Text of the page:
Copyright Ray Morales. Courtesy Ray Morales,
Whitney Museum of American Art,
Photo: Whitney Museum of American Art Web site

In one small third floor gallery, artists Richard Hawkins and Catherine Opie, selected by Comer, have organized a show of works by the mixed media artist Tony Greene.  Hawkins and Opie went to school with Greene who died of AIDS-related complications in 1990.  Greene's  paintings, usually in oil on photographs mounted to wood, are rich and attention-deserving.  An image of Greene's studio taken by Opie is the only non-Greene piece in the "Greene" gallery.  It adds to the installation's sense of melancholy.      

Gaylen Gerber, a Grabner choice, stretched a painted gray, 40-foot-long canvas on a Whitney wall making it indistinguishable from the actual wall.  On this, Gerber hung works by other artists.  When the Biennial opened, two Trevor Shimizu paintings were displayed.  A few weeks later, they were replaced with artworks by David Hammons and Sherrie Levine.  Gerber effectively curates his "backdrops" engendering quiet mediations on the interaction of art with its context.  

Installation view, Public Collectors, Malachi Ritscher
2014 Whitney Biennial, second floor gallery,
Whitney Museum of American Art
Photo:  Jillian Steinhauer, Hyperallergic Web site

Public Collectors, an Elms selection, is a Chicagoan collaborative devoted to preserving cultural artifacts.  Their Biennial contribution is an installation of objects relating to the life of Malachi Ritscher.  Ritscher, an audiophile, musician and engineer, recorded thousands of non-commercial concerts from Chicago's music scene.  Much experimental music performances that took place would be lost if not for these recordings.  Visitors may hear some of these recordings at a gallery listening station.  Ritscher was also a political activist who committed suicide in 2006 in protest to the Iraq war.  

Charlemagne Palestine,  hauntteddd!! n huntteddd!! n daunttlesss!! n shuntteddd!!,
2013, 12-channel sound installation,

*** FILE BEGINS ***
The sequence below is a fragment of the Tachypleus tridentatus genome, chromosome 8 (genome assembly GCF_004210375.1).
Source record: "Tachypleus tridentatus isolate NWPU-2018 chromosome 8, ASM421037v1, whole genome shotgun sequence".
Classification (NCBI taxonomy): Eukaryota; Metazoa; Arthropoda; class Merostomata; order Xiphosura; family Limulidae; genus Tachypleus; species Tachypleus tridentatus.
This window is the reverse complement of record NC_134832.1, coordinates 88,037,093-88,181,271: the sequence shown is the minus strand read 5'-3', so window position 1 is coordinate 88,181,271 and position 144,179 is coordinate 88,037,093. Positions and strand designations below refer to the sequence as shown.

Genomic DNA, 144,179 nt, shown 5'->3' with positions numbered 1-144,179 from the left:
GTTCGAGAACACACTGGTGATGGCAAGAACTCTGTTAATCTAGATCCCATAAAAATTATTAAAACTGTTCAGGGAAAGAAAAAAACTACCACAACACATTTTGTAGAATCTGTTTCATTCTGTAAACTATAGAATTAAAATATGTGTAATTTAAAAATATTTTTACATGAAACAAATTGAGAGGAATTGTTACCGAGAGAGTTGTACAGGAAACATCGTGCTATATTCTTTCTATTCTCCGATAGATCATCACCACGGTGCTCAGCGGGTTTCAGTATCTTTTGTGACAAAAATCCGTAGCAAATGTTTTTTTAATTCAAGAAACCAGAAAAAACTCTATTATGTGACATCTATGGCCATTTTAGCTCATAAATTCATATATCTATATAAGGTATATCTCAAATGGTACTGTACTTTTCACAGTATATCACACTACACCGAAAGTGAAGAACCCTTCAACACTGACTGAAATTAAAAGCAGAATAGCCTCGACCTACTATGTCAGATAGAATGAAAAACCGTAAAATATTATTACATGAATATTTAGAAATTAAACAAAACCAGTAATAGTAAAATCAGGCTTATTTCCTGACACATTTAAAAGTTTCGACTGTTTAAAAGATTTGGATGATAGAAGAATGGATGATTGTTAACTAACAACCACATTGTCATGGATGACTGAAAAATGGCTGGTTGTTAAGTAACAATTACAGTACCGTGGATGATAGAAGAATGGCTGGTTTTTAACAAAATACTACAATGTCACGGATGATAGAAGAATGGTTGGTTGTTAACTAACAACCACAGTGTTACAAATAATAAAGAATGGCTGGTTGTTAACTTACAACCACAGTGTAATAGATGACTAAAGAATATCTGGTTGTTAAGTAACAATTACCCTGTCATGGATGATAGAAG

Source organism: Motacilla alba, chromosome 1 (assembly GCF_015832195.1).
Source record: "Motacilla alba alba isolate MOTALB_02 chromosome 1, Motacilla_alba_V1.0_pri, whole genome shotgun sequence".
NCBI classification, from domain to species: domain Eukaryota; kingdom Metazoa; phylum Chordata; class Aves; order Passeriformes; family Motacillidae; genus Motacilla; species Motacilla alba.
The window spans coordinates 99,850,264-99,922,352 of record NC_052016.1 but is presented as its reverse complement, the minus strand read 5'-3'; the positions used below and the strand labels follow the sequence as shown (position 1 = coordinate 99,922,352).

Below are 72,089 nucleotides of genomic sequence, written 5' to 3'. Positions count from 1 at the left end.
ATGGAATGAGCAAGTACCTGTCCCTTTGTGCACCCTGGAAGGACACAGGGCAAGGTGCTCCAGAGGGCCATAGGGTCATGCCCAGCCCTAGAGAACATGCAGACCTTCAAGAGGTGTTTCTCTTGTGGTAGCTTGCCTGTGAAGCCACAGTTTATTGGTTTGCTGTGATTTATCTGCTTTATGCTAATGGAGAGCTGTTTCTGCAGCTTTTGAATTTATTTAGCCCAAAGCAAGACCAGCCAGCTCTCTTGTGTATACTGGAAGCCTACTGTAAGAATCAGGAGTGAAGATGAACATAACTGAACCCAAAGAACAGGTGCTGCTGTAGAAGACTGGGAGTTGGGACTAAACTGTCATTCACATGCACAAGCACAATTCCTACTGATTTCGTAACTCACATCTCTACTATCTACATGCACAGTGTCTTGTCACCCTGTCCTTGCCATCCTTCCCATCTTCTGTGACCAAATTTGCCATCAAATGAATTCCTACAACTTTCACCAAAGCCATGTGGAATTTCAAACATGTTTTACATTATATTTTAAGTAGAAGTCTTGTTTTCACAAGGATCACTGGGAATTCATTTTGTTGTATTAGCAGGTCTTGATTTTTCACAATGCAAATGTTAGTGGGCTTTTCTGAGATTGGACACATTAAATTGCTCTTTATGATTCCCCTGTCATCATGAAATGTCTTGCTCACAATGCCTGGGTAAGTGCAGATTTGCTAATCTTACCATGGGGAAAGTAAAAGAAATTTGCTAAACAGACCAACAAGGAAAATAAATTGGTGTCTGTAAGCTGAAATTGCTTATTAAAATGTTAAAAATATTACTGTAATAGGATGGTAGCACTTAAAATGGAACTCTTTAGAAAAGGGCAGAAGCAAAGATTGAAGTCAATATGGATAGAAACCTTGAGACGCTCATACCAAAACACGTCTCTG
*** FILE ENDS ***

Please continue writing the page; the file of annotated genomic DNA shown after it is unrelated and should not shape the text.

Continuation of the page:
Whitney Museum of American Art  stairwell
Photo:  Jillian Steinhauer, Hyperallergic Web site

Audio pieces, not restricted to earphones, makes for a rather noisy Biennial.   These works reverberate through the museum's public spaces.  In the museum's lobby, a composition by  the composer and artist Sergei Tcherepnin emanates from the Breuer designed ceiling lights.  Tones and silences alternate and change according to the time of day.  The composer, musician, performer and visual artist Charlemagne Palestine fills the entire museum stairwell with his sounds. The ritualistic audio piece travels with visitors as they pass stairwell landing speakers which were covered by the artist with fabric and stuffed animals. The museum's elevator is not silent either.  Jeff Gibson's video plays on a monitor inside the elevator cab's wall.  His humorous critique of consumerism is accompanied by the banal tunes of Muzak.  It makes for an entertaining ride.  

Radamés “Juni” Figueroa, Breaking the Ice
2014, mixed media construction, 
Whitney Museum of American Art  Sculpture Court, 
Photo:  Hillary Ganton

If all the busyness is too much, visitors may rest in Radamés “Juni” Figueroa’s amusing makeshift beach hut in the museum's sculpture court.  It is even heated for tropical verisimilitude.  

A curious aspect of this year's exhibit is the prominence of many older (60 plus years) and deceased artists.  This group makes up approximately 25 percent of all the selected participants.  Gerber is in his sixties.   Hammons was born in 1943 and Levine in 1947. Palestine was born in 1947 too.  Ritscher and Greene are deceased along with artists not already cited: photographer Sarah Charlesworth (1947 - 2013), painter, draftswoman and installation artist Susan Howe (1937 - 2013), and performance artist, musician, opera impresario, producer, director and writer Robert Ashley (1930 - 2014).